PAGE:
More information: Visit www.daytonartinstitute.org/visit for the latest museum updates and information on security protocols. Masks are mandatory inside the building.

EVENTS, PROGRAMS AND RELATED DIGITAL RESOURCES

Visit www.daytonartinstitute.org to learn more about these programs.

Interactive virtual tours: Join a museum educator on Zoom for an interactive discussion on the main themes featured in “Ralston Crawford: Air + Space + War”. Virtual tours are one hour and free, but prior registration is required. Check the website for exact times and dates.

Up… up… far away! Paper plane project and flight: Follow the DAI’s downloadable instructions for making a paper airplane at home, then share photos on social media using the hashtag #AirSpaceWar. The Fly Off paper plane on museum grounds at 2 p.m. on Sunday, November 7 is free, but advance registration is strongly encouraged.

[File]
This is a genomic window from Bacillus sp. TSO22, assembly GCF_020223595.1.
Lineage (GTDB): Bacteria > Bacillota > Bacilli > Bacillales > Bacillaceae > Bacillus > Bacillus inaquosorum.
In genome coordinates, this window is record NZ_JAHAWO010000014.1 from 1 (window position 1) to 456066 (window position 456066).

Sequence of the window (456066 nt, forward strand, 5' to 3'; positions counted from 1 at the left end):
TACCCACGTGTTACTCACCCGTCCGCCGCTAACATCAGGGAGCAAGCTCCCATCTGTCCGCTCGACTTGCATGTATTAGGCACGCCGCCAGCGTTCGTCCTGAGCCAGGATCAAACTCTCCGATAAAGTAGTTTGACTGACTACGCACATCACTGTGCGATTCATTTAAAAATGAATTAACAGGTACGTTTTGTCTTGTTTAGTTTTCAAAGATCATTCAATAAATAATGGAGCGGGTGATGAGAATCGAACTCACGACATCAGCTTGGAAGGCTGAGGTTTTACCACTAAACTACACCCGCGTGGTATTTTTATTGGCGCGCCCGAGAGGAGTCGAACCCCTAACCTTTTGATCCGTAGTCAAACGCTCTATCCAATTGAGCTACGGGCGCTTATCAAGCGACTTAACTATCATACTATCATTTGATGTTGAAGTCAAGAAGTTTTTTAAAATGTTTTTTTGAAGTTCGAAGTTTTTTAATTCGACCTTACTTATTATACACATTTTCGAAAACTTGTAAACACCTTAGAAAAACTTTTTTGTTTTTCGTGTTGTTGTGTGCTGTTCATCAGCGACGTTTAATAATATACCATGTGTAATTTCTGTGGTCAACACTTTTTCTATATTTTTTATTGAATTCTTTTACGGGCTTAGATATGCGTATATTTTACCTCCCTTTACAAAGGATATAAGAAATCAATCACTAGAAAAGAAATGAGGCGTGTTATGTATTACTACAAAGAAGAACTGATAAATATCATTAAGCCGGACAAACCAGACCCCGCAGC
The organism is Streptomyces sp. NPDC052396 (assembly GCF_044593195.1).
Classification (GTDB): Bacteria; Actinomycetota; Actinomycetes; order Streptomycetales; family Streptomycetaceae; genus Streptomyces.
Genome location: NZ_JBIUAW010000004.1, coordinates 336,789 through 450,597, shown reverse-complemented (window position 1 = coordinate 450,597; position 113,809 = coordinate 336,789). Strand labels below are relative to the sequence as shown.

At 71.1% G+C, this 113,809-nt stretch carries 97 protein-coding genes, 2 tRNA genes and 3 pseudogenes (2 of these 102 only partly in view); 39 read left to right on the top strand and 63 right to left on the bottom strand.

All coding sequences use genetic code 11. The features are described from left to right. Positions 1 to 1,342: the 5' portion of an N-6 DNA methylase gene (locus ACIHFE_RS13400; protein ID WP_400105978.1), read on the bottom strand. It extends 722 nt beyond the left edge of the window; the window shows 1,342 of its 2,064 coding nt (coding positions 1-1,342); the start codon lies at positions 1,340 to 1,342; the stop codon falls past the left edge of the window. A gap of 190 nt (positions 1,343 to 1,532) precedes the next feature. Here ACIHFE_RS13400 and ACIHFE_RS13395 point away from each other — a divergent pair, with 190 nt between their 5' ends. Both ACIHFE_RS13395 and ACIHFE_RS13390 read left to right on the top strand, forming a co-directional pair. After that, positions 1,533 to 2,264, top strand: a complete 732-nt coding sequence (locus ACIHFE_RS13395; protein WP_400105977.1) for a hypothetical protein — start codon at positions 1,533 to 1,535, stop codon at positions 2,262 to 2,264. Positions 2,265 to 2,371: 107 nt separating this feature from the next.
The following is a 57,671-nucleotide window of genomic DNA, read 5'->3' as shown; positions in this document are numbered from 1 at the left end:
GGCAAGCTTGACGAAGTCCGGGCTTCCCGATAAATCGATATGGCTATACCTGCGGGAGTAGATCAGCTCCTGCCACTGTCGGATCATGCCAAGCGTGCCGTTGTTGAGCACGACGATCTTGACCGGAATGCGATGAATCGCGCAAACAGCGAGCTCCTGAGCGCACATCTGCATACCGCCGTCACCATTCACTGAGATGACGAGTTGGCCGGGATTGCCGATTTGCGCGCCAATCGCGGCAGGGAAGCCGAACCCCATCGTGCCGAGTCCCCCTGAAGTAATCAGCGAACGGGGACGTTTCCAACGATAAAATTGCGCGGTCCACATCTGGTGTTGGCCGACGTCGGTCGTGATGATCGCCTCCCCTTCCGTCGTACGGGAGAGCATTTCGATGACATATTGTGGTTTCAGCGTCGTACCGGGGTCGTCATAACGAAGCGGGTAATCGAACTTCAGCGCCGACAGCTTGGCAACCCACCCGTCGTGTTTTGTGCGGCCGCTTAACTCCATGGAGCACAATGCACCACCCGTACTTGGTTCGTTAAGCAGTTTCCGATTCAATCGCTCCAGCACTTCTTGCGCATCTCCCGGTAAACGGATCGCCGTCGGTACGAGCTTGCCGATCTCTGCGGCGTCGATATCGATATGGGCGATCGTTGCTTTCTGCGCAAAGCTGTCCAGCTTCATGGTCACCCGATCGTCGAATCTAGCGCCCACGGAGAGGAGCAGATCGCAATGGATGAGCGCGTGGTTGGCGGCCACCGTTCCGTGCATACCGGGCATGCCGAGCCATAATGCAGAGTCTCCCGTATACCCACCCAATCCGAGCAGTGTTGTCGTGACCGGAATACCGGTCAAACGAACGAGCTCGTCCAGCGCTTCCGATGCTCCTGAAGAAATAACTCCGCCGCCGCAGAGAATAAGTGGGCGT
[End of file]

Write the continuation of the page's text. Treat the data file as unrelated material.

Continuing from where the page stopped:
Conversations with the curators: Live via Zoom at 1:30 p.m. on Saturday, November 20 and Thursday, December 2, with Jerry N. Smith, Chief Curator. Free upon prior registration.

Online Learning Library, Youth Art Project: Download a guide to making an abstract paper mache airplane. Ideal for 7-12 year olds. Available for download on Friday, November 19.

Collection draw: Download and use this drawing lesson based on Curtiss-Wright Aircraft Plant Study – Aircraft Factory (circa 1946) by Ralston Crawford featured in the exhibit. Ideal for ages 12 and up. Available for download on Friday, December 10.